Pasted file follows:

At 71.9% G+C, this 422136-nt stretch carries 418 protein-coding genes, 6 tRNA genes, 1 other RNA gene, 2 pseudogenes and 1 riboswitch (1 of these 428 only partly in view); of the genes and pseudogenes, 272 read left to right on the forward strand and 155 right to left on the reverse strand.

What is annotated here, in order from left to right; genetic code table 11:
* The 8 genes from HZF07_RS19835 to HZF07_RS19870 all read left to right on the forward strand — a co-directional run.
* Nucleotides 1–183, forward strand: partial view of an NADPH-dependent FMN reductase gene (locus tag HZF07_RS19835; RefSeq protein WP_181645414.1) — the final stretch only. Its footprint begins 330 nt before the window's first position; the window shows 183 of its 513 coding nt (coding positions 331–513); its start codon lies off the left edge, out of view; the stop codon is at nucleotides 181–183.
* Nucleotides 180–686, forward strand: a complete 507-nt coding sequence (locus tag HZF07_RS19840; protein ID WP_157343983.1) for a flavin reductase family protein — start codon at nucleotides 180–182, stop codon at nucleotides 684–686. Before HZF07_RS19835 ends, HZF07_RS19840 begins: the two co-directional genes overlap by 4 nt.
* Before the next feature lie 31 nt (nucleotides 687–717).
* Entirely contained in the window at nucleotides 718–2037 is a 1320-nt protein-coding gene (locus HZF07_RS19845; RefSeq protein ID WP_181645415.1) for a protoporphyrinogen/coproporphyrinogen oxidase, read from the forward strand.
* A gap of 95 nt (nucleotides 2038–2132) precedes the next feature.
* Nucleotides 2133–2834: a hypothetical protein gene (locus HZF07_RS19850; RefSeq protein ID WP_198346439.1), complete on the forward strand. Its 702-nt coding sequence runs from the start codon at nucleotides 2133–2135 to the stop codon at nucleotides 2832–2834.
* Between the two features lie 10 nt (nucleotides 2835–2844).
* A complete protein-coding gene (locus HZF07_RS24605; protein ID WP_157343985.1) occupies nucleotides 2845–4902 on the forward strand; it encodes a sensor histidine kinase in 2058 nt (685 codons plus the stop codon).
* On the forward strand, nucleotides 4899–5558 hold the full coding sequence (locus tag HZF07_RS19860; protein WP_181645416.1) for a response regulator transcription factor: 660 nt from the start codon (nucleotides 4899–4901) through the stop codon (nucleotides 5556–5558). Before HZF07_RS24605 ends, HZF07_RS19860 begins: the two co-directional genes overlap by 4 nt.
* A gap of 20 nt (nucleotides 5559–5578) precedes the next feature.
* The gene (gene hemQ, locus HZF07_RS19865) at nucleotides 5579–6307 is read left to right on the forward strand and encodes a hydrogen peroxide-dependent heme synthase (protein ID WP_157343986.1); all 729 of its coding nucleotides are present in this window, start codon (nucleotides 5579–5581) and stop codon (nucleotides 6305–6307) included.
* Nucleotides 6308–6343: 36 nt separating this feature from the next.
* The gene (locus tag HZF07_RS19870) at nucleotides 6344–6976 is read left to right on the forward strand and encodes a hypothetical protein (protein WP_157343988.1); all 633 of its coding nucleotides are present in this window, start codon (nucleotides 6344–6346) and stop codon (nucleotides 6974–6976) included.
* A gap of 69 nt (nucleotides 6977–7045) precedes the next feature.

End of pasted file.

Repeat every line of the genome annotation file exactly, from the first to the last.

At 71.9% G+C, this 422136-nt stretch carries 418 protein-coding genes, 6 tRNA genes, 1 other RNA gene, 2 pseudogenes and 1 riboswitch (1 of these 428 only partly in view); of the genes and pseudogenes, 272 read left to right on the forward strand and 155 right to left on the reverse strand.

What is annotated here, in order from left to right; genetic code table 11:
* The 8 genes from HZF07_RS19835 to HZF07_RS19870 all read left to right on the forward strand — a co-directional run.
* Nucleotides 1–183, forward strand: partial view of an NADPH-dependent FMN reductase gene (locus tag HZF07_RS19835; RefSeq protein WP_181645414.1) — the final stretch only. Its footprint begins 330 nt before the window's first position; the window shows 183 of its 513 coding nt (coding positions 331–513); its start codon lies off the left edge, out of view; the stop codon is at nucleotides 181–183.
* Nucleotides 180–686, forward strand: a complete 507-nt coding sequence (locus tag HZF07_RS19840; protein ID WP_157343983.1) for a flavin reductase family protein — start codon at nucleotides 180–182, stop codon at nucleotides 684–686. Before HZF07_RS19835 ends, HZF07_RS19840 begins: the two co-directional genes overlap by 4 nt.
* Before the next feature lie 31 nt (nucleotides 687–717).
* Entirely contained in the window at nucleotides 718–2037 is a 1320-nt protein-coding gene (locus HZF07_RS19845; RefSeq protein ID WP_181645415.1) for a protoporphyrinogen/coproporphyrinogen oxidase, read from the forward strand.
* A gap of 95 nt (nucleotides 2038–2132) precedes the next feature.
* Nucleotides 2133–2834: a hypothetical protein gene (locus HZF07_RS19850; RefSeq protein ID WP_198346439.1), complete on the forward strand. Its 702-nt coding sequence runs from the start codon at nucleotides 2133–2135 to the stop codon at nucleotides 2832–2834.
* Between the two features lie 10 nt (nucleotides 2835–2844).
* A complete protein-coding gene (locus HZF07_RS24605; protein ID WP_157343985.1) occupies nucleotides 2845–4902 on the forward strand; it encodes a sensor histidine kinase in 2058 nt (685 codons plus the stop codon).
* On the forward strand, nucleotides 4899–5558 hold the full coding sequence (locus tag HZF07_RS19860; protein WP_181645416.1) for a response regulator transcription factor: 660 nt from the start codon (nucleotides 4899–4901) through the stop codon (nucleotides 5556–5558). Before HZF07_RS24605 ends, HZF07_RS19860 begins: the two co-directional genes overlap by 4 nt.
* A gap of 20 nt (nucleotides 5559–5578) precedes the next feature.
* The gene (gene hemQ, locus HZF07_RS19865) at nucleotides 5579–6307 is read left to right on the forward strand and encodes a hydrogen peroxide-dependent heme synthase (protein ID WP_157343986.1); all 729 of its coding nucleotides are present in this window, start codon (nucleotides 5579–5581) and stop codon (nucleotides 6305–6307) included.
* Nucleotides 6308–6343: 36 nt separating this feature from the next.
* The gene (locus tag HZF07_RS19870) at nucleotides 6344–6976 is read left to right on the forward strand and encodes a hypothetical protein (protein WP_157343988.1); all 633 of its coding nucleotides are present in this window, start codon (nucleotides 6344–6346) and stop codon (nucleotides 6974–6976) included.
* A gap of 69 nt (nucleotides 6977–7045) precedes the next feature.